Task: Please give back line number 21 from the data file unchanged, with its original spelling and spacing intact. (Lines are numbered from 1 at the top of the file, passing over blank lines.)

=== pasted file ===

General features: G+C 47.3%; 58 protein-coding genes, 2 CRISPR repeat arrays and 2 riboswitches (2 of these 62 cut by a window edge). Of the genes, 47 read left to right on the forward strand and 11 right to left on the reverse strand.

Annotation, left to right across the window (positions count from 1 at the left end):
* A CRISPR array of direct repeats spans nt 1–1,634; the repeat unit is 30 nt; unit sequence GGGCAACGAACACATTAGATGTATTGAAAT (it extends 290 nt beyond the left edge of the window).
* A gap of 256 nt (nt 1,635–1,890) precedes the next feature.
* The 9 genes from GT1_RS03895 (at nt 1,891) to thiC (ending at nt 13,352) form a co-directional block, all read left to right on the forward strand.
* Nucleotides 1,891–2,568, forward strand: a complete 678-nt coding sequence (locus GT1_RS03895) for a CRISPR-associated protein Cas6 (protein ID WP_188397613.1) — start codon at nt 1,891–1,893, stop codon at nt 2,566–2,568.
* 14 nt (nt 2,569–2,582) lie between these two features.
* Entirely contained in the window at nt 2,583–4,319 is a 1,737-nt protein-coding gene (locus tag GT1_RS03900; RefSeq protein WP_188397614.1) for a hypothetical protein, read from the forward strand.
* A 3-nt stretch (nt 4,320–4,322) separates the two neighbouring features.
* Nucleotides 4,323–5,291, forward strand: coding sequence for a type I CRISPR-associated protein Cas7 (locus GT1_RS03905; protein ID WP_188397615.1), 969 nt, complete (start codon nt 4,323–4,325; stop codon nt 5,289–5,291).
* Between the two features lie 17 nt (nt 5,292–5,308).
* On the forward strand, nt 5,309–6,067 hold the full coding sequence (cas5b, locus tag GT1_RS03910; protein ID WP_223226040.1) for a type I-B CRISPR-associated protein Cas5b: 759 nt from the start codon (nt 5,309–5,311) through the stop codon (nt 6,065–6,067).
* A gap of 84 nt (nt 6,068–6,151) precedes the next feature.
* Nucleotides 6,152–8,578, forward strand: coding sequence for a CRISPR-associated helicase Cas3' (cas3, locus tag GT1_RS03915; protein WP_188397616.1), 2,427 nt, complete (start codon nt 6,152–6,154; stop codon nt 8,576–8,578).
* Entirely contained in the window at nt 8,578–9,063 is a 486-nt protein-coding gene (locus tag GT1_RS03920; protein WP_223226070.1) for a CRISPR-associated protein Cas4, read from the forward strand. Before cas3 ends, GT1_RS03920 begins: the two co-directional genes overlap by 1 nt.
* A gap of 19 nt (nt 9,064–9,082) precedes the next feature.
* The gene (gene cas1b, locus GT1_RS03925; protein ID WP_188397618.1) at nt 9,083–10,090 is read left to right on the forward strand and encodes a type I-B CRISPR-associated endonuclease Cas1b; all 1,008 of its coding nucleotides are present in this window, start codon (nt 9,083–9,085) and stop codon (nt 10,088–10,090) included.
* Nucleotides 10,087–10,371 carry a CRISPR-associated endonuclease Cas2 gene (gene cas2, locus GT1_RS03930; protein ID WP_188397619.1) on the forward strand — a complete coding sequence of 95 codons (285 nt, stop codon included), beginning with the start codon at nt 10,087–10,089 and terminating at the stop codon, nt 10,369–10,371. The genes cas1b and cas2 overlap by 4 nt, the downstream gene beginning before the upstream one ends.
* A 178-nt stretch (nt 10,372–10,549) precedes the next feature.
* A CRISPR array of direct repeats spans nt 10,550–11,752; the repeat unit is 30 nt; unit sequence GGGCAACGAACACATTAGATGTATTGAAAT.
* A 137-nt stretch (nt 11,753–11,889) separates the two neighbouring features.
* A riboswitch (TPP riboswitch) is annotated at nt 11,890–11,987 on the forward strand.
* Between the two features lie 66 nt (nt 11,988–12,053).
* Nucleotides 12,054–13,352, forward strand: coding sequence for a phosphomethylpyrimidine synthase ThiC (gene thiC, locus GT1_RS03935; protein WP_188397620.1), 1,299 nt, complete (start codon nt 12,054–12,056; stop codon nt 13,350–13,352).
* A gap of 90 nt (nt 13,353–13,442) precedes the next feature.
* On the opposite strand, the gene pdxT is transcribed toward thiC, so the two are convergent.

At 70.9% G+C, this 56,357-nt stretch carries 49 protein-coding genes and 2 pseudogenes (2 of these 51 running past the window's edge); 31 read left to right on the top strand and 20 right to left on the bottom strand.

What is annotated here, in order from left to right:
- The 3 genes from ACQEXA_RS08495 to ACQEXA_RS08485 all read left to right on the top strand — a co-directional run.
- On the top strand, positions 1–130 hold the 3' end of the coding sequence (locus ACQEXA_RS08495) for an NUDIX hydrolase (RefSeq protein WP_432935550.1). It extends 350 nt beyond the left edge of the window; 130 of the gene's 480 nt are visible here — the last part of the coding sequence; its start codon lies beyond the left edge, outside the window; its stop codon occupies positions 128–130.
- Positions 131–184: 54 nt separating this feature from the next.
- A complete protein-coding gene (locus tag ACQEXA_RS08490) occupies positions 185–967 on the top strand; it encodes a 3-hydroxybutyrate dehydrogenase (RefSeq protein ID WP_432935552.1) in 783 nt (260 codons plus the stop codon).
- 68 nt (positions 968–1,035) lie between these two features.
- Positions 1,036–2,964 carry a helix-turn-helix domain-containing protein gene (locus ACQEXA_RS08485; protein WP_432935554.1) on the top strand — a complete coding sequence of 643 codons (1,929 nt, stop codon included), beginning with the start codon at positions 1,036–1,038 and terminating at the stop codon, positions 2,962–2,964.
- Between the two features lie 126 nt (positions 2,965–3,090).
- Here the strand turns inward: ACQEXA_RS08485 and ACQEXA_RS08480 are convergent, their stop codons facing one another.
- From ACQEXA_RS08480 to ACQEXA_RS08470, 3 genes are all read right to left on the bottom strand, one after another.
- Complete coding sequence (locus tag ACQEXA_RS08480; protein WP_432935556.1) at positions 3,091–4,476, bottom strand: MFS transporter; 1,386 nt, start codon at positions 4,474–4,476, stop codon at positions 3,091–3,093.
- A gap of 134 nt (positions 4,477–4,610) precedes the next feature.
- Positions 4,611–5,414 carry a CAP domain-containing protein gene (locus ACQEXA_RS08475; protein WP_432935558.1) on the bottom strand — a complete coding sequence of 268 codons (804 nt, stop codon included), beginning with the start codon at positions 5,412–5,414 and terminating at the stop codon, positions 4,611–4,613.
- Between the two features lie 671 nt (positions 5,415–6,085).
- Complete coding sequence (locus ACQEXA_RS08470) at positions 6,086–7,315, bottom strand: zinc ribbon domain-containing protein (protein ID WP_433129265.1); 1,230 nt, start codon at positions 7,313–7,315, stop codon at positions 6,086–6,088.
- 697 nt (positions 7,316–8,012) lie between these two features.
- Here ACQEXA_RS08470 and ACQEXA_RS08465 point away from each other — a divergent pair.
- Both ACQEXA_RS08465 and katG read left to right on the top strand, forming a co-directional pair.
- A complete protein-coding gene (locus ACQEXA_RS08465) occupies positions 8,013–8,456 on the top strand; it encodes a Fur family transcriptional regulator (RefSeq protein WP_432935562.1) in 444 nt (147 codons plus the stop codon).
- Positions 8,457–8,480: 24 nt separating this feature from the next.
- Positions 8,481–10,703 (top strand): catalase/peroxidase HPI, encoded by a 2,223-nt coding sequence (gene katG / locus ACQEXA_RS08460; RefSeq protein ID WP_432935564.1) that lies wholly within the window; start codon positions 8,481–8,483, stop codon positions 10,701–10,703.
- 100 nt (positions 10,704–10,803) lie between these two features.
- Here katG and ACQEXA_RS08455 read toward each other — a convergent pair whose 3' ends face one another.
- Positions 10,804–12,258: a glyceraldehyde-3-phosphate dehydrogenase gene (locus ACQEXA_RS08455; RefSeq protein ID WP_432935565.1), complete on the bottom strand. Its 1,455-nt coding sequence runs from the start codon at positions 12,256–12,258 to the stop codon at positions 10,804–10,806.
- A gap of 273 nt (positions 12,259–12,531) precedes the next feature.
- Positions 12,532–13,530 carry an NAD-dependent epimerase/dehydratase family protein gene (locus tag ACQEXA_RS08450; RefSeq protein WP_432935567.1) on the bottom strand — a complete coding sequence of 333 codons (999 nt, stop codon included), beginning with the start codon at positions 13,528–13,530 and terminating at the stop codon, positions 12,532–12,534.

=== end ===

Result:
* A 137-nt stretch (nt 11,753–11,889) separates the two neighbouring features.